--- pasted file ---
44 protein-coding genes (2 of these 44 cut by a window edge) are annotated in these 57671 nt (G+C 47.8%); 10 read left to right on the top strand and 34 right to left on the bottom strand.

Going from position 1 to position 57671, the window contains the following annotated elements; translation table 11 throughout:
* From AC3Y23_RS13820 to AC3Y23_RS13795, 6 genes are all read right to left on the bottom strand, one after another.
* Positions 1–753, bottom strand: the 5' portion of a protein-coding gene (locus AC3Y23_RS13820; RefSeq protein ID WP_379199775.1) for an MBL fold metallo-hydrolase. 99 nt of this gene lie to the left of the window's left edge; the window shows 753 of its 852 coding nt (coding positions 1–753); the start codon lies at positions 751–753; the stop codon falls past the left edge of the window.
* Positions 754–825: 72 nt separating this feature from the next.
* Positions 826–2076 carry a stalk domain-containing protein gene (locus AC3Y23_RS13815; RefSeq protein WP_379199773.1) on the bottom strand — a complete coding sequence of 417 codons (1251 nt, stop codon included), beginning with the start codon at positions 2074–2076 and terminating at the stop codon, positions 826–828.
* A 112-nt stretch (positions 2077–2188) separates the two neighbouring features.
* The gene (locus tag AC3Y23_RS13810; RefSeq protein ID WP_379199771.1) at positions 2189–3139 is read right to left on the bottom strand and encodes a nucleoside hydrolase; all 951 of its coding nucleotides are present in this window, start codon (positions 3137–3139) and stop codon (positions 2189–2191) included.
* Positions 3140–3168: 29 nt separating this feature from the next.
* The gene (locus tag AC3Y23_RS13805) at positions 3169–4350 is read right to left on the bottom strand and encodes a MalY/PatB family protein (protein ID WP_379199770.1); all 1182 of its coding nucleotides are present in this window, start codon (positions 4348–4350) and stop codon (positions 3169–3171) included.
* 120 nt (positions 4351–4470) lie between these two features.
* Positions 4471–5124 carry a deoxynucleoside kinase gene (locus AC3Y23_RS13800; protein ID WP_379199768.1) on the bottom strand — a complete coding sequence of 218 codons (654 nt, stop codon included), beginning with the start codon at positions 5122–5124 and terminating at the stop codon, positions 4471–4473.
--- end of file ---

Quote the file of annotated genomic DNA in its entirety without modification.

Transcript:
44 protein-coding genes (2 of these 44 cut by a window edge) are annotated in these 57671 nt (G+C 47.8%); 10 read left to right on the top strand and 34 right to left on the bottom strand.

Going from position 1 to position 57671, the window contains the following annotated elements; translation table 11 throughout:
* From AC3Y23_RS13820 to AC3Y23_RS13795, 6 genes are all read right to left on the bottom strand, one after another.
* Positions 1–753, bottom strand: the 5' portion of a protein-coding gene (locus AC3Y23_RS13820; RefSeq protein ID WP_379199775.1) for an MBL fold metallo-hydrolase. 99 nt of this gene lie to the left of the window's left edge; the window shows 753 of its 852 coding nt (coding positions 1–753); the start codon lies at positions 751–753; the stop codon falls past the left edge of the window.
* Positions 754–825: 72 nt separating this feature from the next.
* Positions 826–2076 carry a stalk domain-containing protein gene (locus AC3Y23_RS13815; RefSeq protein WP_379199773.1) on the bottom strand — a complete coding sequence of 417 codons (1251 nt, stop codon included), beginning with the start codon at positions 2074–2076 and terminating at the stop codon, positions 826–828.
* A 112-nt stretch (positions 2077–2188) separates the two neighbouring features.
* The gene (locus tag AC3Y23_RS13810; RefSeq protein ID WP_379199771.1) at positions 2189–3139 is read right to left on the bottom strand and encodes a nucleoside hydrolase; all 951 of its coding nucleotides are present in this window, start codon (positions 3137–3139) and stop codon (positions 2189–2191) included.
* Positions 3140–3168: 29 nt separating this feature from the next.
* The gene (locus tag AC3Y23_RS13805) at positions 3169–4350 is read right to left on the bottom strand and encodes a MalY/PatB family protein (protein ID WP_379199770.1); all 1182 of its coding nucleotides are present in this window, start codon (positions 4348–4350) and stop codon (positions 3169–3171) included.
* 120 nt (positions 4351–4470) lie between these two features.
* Positions 4471–5124 carry a deoxynucleoside kinase gene (locus AC3Y23_RS13800; protein ID WP_379199768.1) on the bottom strand — a complete coding sequence of 218 codons (654 nt, stop codon included), beginning with the start codon at positions 5122–5124 and terminating at the stop codon, positions 4471–4473.